What should prospective real estate investors be watching to catch the inevitable upturn?
Sales and home construction have to stop falling, but that's only a first step, analysts say. The glut of unsold housing has to come down sharply before prices can bottom. And like the stock market, price is often your best indicator about real estate's direction.
Real estate slumps are usually local affairs, reflecting natural disasters or regional economic troubles. But the subprime lending crisis has resulted in the first nationwide home-price decline since the Depression by some measures.
States where sales, construction and prices rose most during the lax lending era will take longest to recover, analysts say. Many are located in the West, such as Arizona, Nevada and California.
The last time Western states suffered a real estate slump was in the late '80s and early '90s after the savings and loan crisis and Federal Reserve rate hikes choked off credit.
In the West, existing-home sales peaked in late 1988 and bottomed in December 1990, with a sluggish, uneven recovery. New housing starts peaked in January 1990 and bottomed in March 1991.
Builders have slashed housing starts by 55% from their January 2006 top. Total unsold new properties have fallen. But that's been overwhelmed by weaker sales and foreclosed homes flooding the market.
Unsold existing homes soared to 11.2 months' worth at the April sales pace, NAR said. The inventory ratio for single-family homes was the highest since 1985.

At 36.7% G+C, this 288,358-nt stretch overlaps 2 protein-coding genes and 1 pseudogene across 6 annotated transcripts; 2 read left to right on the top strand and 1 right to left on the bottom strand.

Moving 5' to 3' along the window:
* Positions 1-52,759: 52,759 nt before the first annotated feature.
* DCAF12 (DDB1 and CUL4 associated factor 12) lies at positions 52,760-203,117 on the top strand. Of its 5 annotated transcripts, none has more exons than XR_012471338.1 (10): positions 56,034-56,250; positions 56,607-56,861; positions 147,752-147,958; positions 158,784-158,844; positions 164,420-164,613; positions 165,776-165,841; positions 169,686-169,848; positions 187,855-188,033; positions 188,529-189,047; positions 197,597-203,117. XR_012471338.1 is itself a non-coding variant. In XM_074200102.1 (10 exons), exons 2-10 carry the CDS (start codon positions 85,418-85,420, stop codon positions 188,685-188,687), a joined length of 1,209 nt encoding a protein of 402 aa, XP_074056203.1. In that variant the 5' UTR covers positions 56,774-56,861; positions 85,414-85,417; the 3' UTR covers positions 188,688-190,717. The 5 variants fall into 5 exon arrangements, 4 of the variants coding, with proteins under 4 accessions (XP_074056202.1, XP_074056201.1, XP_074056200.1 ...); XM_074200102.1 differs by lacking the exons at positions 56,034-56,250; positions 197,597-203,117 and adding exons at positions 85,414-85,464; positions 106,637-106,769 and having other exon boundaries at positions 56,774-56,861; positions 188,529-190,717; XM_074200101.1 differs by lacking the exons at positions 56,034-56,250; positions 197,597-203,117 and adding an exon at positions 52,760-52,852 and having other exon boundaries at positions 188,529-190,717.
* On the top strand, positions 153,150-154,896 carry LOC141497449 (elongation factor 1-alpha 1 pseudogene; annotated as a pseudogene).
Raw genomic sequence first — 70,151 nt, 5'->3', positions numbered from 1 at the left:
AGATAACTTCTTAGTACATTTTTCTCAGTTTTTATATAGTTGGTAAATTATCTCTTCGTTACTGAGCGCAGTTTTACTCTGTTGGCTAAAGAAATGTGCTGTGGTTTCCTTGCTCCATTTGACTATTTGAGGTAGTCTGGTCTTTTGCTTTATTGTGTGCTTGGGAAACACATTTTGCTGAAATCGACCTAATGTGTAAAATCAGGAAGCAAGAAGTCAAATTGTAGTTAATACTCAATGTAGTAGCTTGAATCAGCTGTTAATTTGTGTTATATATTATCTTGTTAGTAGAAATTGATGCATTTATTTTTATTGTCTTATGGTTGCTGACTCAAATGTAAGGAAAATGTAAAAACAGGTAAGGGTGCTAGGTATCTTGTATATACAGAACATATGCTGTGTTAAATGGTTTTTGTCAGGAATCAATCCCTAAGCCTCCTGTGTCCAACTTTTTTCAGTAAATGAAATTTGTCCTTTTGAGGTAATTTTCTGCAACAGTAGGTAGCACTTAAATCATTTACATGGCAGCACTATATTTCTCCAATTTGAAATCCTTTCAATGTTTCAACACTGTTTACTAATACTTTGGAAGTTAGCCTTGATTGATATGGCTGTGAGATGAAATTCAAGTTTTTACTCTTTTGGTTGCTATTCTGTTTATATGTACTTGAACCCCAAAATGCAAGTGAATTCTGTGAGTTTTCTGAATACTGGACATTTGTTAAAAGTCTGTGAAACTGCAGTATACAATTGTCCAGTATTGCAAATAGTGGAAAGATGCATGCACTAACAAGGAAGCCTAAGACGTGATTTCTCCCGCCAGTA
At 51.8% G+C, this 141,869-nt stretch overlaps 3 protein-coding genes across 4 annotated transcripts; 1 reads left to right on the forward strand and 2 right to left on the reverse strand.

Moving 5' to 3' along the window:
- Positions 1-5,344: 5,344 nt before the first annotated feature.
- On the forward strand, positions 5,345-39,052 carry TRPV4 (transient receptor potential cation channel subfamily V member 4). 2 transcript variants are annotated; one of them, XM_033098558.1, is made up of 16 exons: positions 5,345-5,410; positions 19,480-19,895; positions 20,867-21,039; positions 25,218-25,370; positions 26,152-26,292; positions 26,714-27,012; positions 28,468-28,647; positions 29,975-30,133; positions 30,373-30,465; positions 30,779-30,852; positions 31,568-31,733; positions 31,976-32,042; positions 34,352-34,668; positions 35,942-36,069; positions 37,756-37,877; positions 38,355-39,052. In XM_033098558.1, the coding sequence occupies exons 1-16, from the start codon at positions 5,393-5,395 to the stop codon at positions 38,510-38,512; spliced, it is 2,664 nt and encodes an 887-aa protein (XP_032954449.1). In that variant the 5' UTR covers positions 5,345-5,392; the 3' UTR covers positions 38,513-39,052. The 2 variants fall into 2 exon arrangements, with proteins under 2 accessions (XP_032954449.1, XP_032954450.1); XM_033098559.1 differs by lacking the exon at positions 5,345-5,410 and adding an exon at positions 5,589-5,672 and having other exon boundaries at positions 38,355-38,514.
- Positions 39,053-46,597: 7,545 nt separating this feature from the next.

"You need to get that down to a five-month range for prices to stabilize," Wheaton said.
Economics is not rocket science; it's actually a very simple, common-sense affair after you cut through all the damn noise and spin. Too much of something means the price of that something will go down. That means we've got a huge problem for home prices (graph is from Calculated Risk):
In addition, the months of available supply number is spiking as well (graph is from Calculated Risk):
And as a result of all that inventory, prices are dropping (from the Big Picture):
Also consider this news from today:
Prices of single-family homes plunged a record 14.1 percent in the first quarter from a year earlier, marking a pace five times faster than the last housing recession, according to the Standard & Poor's/Case Shiller national home price index reported on Tuesday.
The S&P/Case Shiller composite index of 20 metropolitan areas fell 2.2 percent in March from February and plummeted a record 14.4 percent from March 2007.
Economists expected prices for the 20-city index to fall 2.0 percent on month and 14.0 percent from a year earlier, according to the median forecast in a Reuters survey.
"There are very few silver linings that one can see in the data," David Blitzer, chairman of S&P's index committee, said in a statement.
And new home sales aren't doing much better:
Sales of newly constructed single-family homes rose 3.3 percent in April to a 526,000 annual rate but they were down 42 percent from a year ago, which was the largest year-over-year drop in nearly 27 years, government data on Tuesday showed.
And who is going to buy these homes?
Consumer confidence is low, as is
And consumers have already taken on as much debt as they can handle.
So -- anyone calling a bottom in housing is completely ignoring the fundamentals.
-- Inventory is still surging and will be for the foreseeable future with foreclosures spiking
-- Consumers already have a ton of mortgage debt on their books, leading to
-- price declines.